People like myself, I suppose. People who like their horror with some laughs in it, and don’t mind a book that pushes it a bit in terms of content. Neither of these books is X-rated by any means, but they aren’t “Scary Godmother,” either — no offense to Jill Thompson, whose work I greatly admire. I’ve sometimes struggled with “Boneyard’s all-ages rating, and I think this new story definitely takes it up to mature readers level. I would also recommend these books not only to readers of horror and alternative comics, but to folks who don’t normally read comics at all but enjoy comedy. Funny comics are often about as funny as a pie in the face, and are clearly calculated for a juvenile mentality. Whatever you may think of my work, I guarantee you: It will not insult your intelligence.
You’re a one-man production company, Richard. What’s your work process like?
Well, I’m not a one-man team by choice! If there’s someone out there who wants to give my work the Big Publisher treatment, please call! You wind up doing so much of it yourself at the independent level simply because that’s the way the biz functions at that level. Marvel may have people to do the writing and someoneÂ to draw the characters and maybe someone else to do the backgrounds and on and on through the inks and the letters and the colors and the cover, but smaller publishers are usually scrambling just to get their books out on time.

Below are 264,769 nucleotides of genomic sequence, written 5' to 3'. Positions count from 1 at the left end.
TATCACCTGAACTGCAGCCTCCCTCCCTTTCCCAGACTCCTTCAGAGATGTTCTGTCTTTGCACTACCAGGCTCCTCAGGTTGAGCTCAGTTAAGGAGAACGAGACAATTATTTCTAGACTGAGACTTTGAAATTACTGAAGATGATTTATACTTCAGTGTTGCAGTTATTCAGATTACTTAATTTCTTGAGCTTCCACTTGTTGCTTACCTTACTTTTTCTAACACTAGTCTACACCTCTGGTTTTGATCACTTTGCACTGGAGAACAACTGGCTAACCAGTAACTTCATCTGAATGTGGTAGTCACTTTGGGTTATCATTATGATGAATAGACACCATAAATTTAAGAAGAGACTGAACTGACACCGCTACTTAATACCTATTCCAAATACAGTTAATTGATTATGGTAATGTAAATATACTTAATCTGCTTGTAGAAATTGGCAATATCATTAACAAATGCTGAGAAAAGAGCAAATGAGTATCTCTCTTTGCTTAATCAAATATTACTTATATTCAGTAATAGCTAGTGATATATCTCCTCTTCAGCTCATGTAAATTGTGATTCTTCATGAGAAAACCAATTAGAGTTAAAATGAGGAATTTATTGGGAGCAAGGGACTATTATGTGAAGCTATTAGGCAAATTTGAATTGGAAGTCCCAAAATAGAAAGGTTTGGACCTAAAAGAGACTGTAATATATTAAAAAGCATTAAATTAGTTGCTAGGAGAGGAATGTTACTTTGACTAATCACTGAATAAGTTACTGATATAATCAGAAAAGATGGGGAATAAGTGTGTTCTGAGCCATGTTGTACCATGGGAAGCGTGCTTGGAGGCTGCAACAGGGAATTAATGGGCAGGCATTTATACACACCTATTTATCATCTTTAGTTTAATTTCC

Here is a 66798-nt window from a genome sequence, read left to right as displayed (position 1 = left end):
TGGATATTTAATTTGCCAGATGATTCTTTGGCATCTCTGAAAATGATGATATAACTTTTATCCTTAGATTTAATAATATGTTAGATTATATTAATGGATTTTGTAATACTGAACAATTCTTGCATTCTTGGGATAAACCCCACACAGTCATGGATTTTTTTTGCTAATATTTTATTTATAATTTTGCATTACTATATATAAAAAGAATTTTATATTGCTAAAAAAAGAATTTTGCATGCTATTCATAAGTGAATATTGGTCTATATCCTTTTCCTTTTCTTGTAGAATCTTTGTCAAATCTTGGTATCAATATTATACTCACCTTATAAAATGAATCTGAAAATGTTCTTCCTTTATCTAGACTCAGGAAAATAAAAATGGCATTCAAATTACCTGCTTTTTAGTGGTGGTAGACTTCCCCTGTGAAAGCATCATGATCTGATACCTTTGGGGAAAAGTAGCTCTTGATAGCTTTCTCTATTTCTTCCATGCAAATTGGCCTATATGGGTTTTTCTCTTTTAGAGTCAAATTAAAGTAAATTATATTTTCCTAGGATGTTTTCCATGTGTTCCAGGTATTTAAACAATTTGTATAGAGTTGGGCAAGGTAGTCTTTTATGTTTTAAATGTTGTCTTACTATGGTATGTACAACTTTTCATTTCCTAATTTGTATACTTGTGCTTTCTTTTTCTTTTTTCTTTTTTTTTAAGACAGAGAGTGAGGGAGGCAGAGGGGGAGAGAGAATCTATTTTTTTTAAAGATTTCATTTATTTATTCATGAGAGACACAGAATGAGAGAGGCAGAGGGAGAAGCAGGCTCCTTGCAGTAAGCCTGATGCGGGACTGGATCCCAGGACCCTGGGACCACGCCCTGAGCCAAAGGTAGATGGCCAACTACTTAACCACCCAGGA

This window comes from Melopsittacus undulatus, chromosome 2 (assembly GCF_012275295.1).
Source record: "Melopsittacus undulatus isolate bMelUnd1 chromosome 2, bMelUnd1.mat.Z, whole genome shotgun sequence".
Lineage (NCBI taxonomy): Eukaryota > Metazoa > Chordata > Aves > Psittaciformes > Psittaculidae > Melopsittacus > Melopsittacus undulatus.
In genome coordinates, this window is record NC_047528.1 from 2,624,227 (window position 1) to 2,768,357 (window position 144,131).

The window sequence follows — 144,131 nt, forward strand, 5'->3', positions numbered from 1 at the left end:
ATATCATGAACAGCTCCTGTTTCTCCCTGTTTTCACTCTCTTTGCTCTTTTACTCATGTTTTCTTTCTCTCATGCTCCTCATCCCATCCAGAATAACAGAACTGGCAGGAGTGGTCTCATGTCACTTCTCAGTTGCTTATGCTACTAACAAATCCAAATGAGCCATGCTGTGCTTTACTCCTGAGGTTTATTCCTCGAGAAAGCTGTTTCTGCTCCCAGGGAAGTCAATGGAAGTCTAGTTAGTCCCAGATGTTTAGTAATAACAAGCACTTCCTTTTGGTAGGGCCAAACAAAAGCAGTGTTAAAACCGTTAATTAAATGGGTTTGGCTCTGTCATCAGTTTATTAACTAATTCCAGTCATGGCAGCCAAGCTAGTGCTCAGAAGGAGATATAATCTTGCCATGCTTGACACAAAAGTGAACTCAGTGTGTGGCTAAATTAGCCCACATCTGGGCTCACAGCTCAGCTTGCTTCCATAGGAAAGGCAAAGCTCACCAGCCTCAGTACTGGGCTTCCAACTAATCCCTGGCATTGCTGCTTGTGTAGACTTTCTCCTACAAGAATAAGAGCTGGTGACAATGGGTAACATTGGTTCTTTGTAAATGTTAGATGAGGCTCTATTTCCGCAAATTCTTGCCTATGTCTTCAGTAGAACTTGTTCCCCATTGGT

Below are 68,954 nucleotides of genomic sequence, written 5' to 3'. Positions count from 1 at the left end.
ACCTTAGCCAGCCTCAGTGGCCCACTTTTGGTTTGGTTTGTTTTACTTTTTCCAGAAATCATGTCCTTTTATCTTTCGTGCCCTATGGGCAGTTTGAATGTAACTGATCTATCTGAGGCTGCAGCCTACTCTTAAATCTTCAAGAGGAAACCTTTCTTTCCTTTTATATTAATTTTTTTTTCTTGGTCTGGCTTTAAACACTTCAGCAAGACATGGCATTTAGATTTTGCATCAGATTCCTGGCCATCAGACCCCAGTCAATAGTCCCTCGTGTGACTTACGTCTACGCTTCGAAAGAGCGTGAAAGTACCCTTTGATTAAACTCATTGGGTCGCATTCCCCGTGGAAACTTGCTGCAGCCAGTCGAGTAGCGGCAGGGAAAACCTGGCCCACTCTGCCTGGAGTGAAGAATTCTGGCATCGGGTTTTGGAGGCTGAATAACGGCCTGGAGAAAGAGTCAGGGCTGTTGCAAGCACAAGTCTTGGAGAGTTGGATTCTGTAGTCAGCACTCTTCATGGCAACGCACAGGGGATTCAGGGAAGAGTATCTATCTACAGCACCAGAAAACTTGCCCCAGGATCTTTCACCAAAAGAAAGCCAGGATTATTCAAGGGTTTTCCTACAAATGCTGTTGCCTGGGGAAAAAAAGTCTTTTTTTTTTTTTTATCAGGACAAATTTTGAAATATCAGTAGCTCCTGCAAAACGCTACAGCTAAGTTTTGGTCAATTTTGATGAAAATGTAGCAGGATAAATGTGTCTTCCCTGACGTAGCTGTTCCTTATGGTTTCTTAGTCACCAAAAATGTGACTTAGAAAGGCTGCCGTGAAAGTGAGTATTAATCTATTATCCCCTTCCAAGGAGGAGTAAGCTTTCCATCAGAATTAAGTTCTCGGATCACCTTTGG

As far as my process, it’s pretty straightforward: I write out my scripts longhand, first an outline, which I go through and mark the page breaks, then a more detailed, page-by-page version, with all dialogue and sound effects. I never bother with the “official” comic script format unless I’m going to submit the script itself to a publisher. My condensed versions contain the same information, but use up about a tenth of the paper. And when you write as much as I do, saving on supplies is imperative!